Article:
Branding questionnaire: how to start developing your brand identity and strategy

Nike sells shoes and other sports apparel. But its brand stands for more than that. When consumers think about Nike, concepts like health, sports, and a physically active lifestyle come to mind.

Nike’s brand doesn’t scream appearance or luxury. Instead, it focuses on performance, strength, and stamina. That’s the brand image it conveys.

What is your identity as a business or brand? What comes to mind when people think about your company? If you don’t have the answer, you better find one.

I know. You can’t come up with a winning brand identity and strategy overnight. You’ll need to do some hard thinking. That’s where these branding questions I am about to cover will come in handy. Let’s dig in!

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    Branding questionnaire for businesses and agencies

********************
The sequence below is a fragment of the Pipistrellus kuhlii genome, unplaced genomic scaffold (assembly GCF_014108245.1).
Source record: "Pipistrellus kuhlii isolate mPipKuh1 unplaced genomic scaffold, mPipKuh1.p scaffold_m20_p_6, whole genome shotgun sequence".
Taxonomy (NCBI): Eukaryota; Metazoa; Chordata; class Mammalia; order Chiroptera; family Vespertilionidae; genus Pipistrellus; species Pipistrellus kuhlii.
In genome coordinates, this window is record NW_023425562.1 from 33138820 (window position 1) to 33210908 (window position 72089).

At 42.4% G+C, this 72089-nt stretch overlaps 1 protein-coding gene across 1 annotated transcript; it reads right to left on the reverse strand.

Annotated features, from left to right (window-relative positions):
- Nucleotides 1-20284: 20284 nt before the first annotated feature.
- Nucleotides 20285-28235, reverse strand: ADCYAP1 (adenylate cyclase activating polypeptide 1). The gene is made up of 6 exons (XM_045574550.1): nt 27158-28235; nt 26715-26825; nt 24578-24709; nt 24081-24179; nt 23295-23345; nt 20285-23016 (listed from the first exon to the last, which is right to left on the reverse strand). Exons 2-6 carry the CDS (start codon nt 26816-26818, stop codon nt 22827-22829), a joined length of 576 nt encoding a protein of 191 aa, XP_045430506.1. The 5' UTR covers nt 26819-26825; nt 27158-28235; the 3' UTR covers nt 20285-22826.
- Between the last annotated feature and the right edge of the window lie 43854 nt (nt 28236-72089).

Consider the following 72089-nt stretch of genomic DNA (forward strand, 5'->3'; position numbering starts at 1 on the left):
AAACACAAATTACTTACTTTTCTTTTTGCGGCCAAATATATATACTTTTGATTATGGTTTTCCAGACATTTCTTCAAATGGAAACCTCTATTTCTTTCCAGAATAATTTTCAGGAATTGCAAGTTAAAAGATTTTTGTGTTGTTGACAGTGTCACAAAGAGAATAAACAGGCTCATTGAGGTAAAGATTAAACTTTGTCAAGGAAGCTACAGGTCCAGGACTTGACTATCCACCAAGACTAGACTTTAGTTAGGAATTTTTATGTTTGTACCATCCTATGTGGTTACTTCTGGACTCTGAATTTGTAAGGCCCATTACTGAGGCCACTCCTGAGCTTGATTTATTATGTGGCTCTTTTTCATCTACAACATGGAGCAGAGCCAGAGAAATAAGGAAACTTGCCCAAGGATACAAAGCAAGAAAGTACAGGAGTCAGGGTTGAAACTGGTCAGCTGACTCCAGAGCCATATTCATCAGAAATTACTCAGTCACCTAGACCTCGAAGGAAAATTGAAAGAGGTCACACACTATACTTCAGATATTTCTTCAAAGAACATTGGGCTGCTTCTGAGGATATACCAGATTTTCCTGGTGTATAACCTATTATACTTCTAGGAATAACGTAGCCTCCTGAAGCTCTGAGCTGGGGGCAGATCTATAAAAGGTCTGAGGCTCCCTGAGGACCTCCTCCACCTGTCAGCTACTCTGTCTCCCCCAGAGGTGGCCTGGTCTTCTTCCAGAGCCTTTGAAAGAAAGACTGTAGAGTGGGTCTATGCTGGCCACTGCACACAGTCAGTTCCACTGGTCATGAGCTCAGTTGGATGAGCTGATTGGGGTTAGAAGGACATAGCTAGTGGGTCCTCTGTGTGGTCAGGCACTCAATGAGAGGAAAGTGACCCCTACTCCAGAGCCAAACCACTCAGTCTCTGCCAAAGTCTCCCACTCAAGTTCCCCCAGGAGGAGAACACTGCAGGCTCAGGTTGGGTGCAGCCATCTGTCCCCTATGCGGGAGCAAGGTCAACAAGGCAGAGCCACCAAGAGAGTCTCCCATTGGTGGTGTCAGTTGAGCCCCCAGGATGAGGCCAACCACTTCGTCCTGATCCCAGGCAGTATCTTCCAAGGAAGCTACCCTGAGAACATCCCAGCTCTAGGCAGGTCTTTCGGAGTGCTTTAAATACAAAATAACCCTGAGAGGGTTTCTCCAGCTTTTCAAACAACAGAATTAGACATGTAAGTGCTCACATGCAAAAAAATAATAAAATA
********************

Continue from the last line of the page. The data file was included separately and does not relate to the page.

This branding questionnaire is designed to delve into various aspects of your brand, from its values and personality to its target audience and competition.

    By answering these branding questions with detailed insights, you’ll be able to craft a tailored branding strategy that resonates with your audience and effectively communicates your unique identity.

    What’s the focus of your brand?

    What do you do? The conversation about branding begins with what your business does. What do you sell? How do you earn revenue? What value do you provide to users? Do you make a physical product, resell digital products, or offer a service? Why does your business exist?

    What Tesla focuses on as a brand

    Tesla, for example, represents itself as an innovative organization dedicated to saving the environment and revolutionizing how we commute from one place to another. So its visual look and feel are positioned to convey this notion.